In all, the Eagles interviewed 11 candidates. Bradley was the only one to get a second meeting. He flew to Philadelphia on Tuesday and the 46-year-old coach met with the Eagles for six hours at Lurie’s Wynnewood mansion.
Many thought the Eagles would clinch the deal then, but few knew that negotiations had heated up with Kelly. After Bradley left, the Eagles resumed talks with Kelly and came to terms on a contract late Tuesday night.
The deal wasn’t finalized until Kelly told his players on Wednesday morning. Bradley, who would have been offered the job had it not been for Kelly’s about face, flew onto Jacksonville to interview with the Jaguars.
After informing Oregon and his players that he was leaving, Kelly flew to Philadelphia and landed at Northeast airport around 7:30 p.m., where he was greeted by Roseman, Smolenski, a media horde and a handful of fans.
While reaction to the news has been mixed, Kelly should enjoy a honeymoon period with Eagles fans and the local media. Following Reid will be daunting, but after 14 seasons there was fan fatigue. It turned toxic over the last two seasons when the Eagles went a combined 12-20.
“I know there’s a rabid fan base here, which is good,” Kelly said upon his arrival in Philadelphia, courtesy of NBC10. “I got a text on the plane that I was getting tracked like Santa Claus, which was flattering until I remember the Philly fans booed Santa Claus. I hope they don’t boo me. I’m just excited to be here.”
There are many words that have been used to describe Kelly. “Brilliant,” “funny,” “engaging,” “difficult,” “sardonic,” “arrogant,” are just several. The unmarried Kelly was born and raised in New Hampshire, played football at the state university and eventually coached there.
That is where he honed his craft. In 2007, Oregon lured him west to become the Ducks’ offensive coordinator. Two years later, he became head coach. In four seasons, Oregon went 46-7, although they never won a national championship.
His innovative spread option, hurry-up offense intrigued NFL coaches. Patriots coach Bill Belichick recently implemented some of his tactics. Former Buccaneers coach Jon Gruden attended his efficient practices years ago to crib ideas.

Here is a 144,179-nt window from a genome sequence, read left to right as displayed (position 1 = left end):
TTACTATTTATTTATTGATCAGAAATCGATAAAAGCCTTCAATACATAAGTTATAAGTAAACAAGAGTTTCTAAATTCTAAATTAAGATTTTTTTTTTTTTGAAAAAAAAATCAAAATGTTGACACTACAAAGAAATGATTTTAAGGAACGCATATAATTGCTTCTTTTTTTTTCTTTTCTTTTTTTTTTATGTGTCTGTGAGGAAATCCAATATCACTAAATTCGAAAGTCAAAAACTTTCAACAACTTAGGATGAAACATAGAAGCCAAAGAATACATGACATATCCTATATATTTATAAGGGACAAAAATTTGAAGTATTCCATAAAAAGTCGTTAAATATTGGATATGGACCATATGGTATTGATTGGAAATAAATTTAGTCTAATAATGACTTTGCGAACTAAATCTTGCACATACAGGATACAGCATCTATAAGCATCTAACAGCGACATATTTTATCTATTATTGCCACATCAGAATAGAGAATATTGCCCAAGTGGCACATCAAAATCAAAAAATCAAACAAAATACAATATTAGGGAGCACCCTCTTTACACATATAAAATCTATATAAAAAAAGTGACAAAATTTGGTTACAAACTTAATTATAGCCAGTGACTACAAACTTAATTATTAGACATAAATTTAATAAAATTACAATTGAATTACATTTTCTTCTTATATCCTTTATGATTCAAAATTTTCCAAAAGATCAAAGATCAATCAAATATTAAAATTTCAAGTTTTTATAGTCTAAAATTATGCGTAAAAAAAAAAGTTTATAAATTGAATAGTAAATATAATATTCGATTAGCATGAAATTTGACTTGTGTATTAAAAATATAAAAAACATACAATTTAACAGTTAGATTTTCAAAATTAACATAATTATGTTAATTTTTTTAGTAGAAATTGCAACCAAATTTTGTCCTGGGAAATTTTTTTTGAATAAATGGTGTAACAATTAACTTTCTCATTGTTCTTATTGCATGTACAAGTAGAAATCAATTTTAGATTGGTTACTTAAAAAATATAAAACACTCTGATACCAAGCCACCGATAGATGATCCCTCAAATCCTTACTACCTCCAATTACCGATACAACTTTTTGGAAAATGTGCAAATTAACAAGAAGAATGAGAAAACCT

Still, there are questions if Kelly’s scheme will translate to the NFL, or if he will be able to adapt and change to the new league.
“There’s a lot of ways to play football,” Kelly said earlier this month. “Trends go one way and the other. … If you weren’t in the room with Amos Alonzo Stagg and Knute Rockne when they invented this game, you stole it from somebody else.”
Aside from the pressures of winning in a football-crazed, Northeastern town, Kelly faces a host of other challenges. The Eagles don’t have a franchise quarterback. Michael Vick isn’t expected to return and Nick Foles, who just finished his rookie season, is an unknown quantity.
The roster will need significant turnover. The defense has been below par since former defensive coordinator Jim Johnson died before the 2009 season. Kelly favors an aggressive, attacking-style defense and will likely change the Eagles’ scheme from a 4-3 to a 3-4, a source familiar with the coach’s thinking said.
There will be time to figure it all out. But Kelly won’t be given that much of a grace period. The Eagles have never won a Super Bowl and their last title came in 1960. The last coach the franchise hired out of college was Dick Vermeil in 1976. The Eagles reached the Super Bowl four seasons later, but lost.
There have been college coaches that came to the NFL and won titles – the Cowboys’ Jimmy Johnson was one of the most prominent. But more often than not, there are far more failures that success stories.
Perhaps that is why Kelly hemmed and hawed.
It doesn’t matter know. He’s in the NFL.